The following article is a guest post by Brennan Valenzuela, a writer for Ratehub.ca, a website that allows people to compare Canadian mortgage rates. It also features a comprehensive education centre to help address common first-time home buyer questions. Ratehub is a great source for all the latest Canadian mortgage news.
“Market conditions are improving province-wide as a result of a combination of downward movement in the number of homes for sale and an upward trend in consumer demand.” – Cameron Muir, BCREA Chief Economist
The condo market in BC was buzzing last year, particularly in Vancouver where the average price of an MLS-listed high rise condo unit sat just above half a million dollars according to this Vancouver Condo Report. Multi-unit developments will continue to remain popular in 2012. Using a Vancouver condo listing search on BuzzBuzzHome, you’ll find 140 units either under construction or currently in pre-construction in the Vancouver area.
According to the CMHC, the average residential home price in BC is forecasted to be $564,900 in 2012. However, home prices will differ from region to region. For example, as indicated by BCREA numbers from last December, the average home price in Kamloops was $293,282, whereas the Greater Vancouver Area was more than double that amount, at $689,057.
A healthy market for sellers can translate to a more costly market for buyers, especially the cash-strapped first-time home buyer. When looking at what you can afford, particularly when approaching the upper limit, it’s important to take into account all costs from the mortgage and beyond.
Mortgage rates in BC
Now is a good time to acquire a mortgage because of the low rate environment. BC mortgage rates are at historic lows. The current 5-year fixed rate can be had for a Canadian record low of 2.99%. For those looking for long-term rate protection, the 10-year fixed rate in BC is also at a record low of 3.89%.
Additional purchase costs
The purchase costs of a home extend beyond the mortgage financing. There are numerous fees and taxes that need to be considered in addition to the cost of the property. So whether you’re after a house in Victoria with ocean views or a condo in downtown Vancouver, you need to prepare for the following necessary costs before you sign on dotted line.
BC land transfer tax
Land transfer tax is the provincial tax charged during the registration of a property at the land title office. The amount of tax due is based on the fair market value of the property and is two-tiered. The tax rate is 1% on the first $200,000 and an additional 2% on the portion above $200,000. A full land transfer tax rebate is available for first-time home buyers for home purchased up to $425,000. A partial rebate is available for homes greater than $425,000 up to $450,000. This is sometimes referred to as property transfer tax.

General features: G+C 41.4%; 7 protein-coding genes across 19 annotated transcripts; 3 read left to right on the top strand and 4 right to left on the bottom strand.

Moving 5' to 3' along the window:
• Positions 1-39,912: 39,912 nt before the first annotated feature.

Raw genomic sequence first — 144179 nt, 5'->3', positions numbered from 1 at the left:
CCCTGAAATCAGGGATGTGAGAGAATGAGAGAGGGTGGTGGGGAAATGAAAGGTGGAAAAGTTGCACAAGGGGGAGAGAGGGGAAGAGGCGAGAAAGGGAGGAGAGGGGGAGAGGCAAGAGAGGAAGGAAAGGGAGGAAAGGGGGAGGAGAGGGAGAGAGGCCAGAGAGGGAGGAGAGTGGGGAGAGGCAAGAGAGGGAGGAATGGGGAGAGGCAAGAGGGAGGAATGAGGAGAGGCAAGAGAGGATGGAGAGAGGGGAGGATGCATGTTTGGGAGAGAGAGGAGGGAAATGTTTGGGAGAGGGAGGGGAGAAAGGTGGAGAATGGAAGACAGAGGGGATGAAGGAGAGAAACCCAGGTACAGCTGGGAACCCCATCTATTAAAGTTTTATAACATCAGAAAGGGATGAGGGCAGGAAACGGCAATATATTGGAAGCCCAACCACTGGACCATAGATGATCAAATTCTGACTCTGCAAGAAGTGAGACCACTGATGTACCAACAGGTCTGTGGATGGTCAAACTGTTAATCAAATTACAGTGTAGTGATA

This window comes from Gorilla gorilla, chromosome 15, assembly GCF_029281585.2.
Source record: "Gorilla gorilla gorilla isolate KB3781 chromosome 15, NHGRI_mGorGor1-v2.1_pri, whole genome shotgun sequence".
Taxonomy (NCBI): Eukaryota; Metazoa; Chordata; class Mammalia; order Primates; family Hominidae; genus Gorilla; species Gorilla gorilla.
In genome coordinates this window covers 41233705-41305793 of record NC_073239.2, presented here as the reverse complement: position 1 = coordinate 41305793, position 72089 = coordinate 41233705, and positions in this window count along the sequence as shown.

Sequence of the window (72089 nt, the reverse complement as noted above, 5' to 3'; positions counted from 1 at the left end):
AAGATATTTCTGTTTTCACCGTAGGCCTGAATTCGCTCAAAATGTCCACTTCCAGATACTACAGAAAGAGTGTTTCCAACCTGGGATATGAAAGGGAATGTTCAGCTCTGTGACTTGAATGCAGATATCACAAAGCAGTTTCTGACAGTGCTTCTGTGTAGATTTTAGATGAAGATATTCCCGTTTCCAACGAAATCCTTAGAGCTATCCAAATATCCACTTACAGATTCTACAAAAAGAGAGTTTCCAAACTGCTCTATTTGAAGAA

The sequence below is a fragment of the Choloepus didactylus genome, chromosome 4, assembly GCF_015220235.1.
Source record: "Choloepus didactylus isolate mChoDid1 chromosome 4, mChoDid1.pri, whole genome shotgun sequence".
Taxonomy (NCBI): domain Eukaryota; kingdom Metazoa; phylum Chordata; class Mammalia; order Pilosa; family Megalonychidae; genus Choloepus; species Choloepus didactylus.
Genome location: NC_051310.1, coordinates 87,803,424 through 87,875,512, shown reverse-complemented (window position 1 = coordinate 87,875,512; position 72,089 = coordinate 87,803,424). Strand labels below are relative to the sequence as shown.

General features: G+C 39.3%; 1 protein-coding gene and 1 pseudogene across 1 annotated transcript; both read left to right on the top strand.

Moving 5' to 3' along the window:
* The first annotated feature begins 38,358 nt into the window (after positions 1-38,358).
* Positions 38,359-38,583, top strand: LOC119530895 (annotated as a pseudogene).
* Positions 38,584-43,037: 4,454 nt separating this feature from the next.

Whether you are selling or purchasing a home, a buyer will need the services of a real estate lawyer to handle all the necessary legal paperwork. In most cases, the down payment will be submitted by your lawyer in addition to other closing costs such as title insurance. Title insurance, although not mandatory, protects you against challenges made against the ownership of your home or title.
Unless it’s your desire to be the next guest on “Holmes on Homes”, it’s best to get a home inspection in order to detect any property flaws. Understanding the condition of your new home is important and a home inspection will help identify the areas of concern; otherwise, learning the hard way could get expensive.
On high ratio mortgages, where you need to borrow more than 80% of the value of the property, CMHC insurance is required to protect lenders from you defaulting. The cost of the insurance is rolled into the mortgage amount; however, the tax on the CMHC insurance is due at closing.
Almost every lender will require you to have insurance protection against property damage. This cost will need to be in place by closing day at the latest.
HST on new homes
Buyers of newly constructed homes in BC are subject to the HST rate of 12%. It should be noted that the introduction of the HST was not received well in BC. British Columbians welcomed the new tax with as much warmth as a hockey playoff loss. That being said, the HST is likely to be lifted sometime in the next one to two years following the success of the anti-HST referendum, where 55% of B.C. residents voted to scrap it. Until then, BC offers an HST rebate for new homes equivalent to 71.43% of the provincial portion of the HST, for a maximum rebate of $26,250. It is available on the first $525,000 of property value.
Although there are many costs involved with purchasing a home in BC, there are also opportunities to recoup some of your money through such programs as the First-time Home Buyers’ Tax Credit, which allows you to reclaim up to $750 on your tax return, in addition to the rebates listed above. The BC land transfer tax rebate may be calculated using the Ratehub calculator.
These rebates and credits were put in place to ease the financial burden of the home buying process and should be taken advantage of where applicable. Otherwise, a home buyer unprepared to deal with the necessary purchase costs may find themselves in between a rock and a hard place and nowhere to live.
And those awesome developments you’re seeing renderings of? Here’s a list of a few of the favourites we included here:
- Anderson Walk in North Vancouver by Polygon Realty
- Lido by Bosa Properties
- Academy by Polygon Realty
- Telus Garden by Peterson Group and Westbank